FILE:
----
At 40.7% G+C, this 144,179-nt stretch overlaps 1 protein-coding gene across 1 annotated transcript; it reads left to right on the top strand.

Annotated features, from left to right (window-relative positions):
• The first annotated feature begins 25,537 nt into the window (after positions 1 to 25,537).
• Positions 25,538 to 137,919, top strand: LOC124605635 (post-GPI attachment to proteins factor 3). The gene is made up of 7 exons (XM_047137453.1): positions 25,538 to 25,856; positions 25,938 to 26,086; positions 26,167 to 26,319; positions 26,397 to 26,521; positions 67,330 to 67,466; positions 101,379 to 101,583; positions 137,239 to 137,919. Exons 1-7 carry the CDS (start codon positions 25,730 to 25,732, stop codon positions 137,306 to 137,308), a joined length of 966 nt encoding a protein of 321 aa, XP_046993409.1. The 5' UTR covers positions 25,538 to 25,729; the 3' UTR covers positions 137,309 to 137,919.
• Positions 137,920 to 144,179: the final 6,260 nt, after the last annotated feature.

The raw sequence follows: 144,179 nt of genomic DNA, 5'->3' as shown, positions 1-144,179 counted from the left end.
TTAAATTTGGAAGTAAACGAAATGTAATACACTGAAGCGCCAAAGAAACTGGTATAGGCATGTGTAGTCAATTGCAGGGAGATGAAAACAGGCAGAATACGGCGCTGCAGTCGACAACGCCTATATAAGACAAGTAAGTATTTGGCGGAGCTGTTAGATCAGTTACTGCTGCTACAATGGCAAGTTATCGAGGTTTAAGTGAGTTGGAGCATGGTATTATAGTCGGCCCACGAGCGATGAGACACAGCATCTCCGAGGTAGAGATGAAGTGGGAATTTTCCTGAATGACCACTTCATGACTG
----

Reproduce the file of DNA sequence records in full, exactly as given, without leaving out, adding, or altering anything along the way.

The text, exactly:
At 40.7% G+C, this 144,179-nt stretch overlaps 1 protein-coding gene across 1 annotated transcript; it reads left to right on the top strand.

Annotated features, from left to right (window-relative positions):
• The first annotated feature begins 25,537 nt into the window (after positions 1 to 25,537).
• Positions 25,538 to 137,919, top strand: LOC124605635 (post-GPI attachment to proteins factor 3). The gene is made up of 7 exons (XM_047137453.1): positions 25,538 to 25,856; positions 25,938 to 26,086; positions 26,167 to 26,319; positions 26,397 to 26,521; positions 67,330 to 67,466; positions 101,379 to 101,583; positions 137,239 to 137,919. Exons 1-7 carry the CDS (start codon positions 25,730 to 25,732, stop codon positions 137,306 to 137,308), a joined length of 966 nt encoding a protein of 321 aa, XP_046993409.1. The 5' UTR covers positions 25,538 to 25,729; the 3' UTR covers positions 137,309 to 137,919.
• Positions 137,920 to 144,179: the final 6,260 nt, after the last annotated feature.

The raw sequence follows: 144,179 nt of genomic DNA, 5'->3' as shown, positions 1-144,179 counted from the left end.
TTAAATTTGGAAGTAAACGAAATGTAATACACTGAAGCGCCAAAGAAACTGGTATAGGCATGTGTAGTCAATTGCAGGGAGATGAAAACAGGCAGAATACGGCGCTGCAGTCGACAACGCCTATATAAGACAAGTAAGTATTTGGCGGAGCTGTTAGATCAGTTACTGCTGCTACAATGGCAAGTTATCGAGGTTTAAGTGAGTTGGAGCATGGTATTATAGTCGGCCCACGAGCGATGAGACACAGCATCTCCGAGGTAGAGATGAAGTGGGAATTTTCCTGAATGACCACTTCATGACTG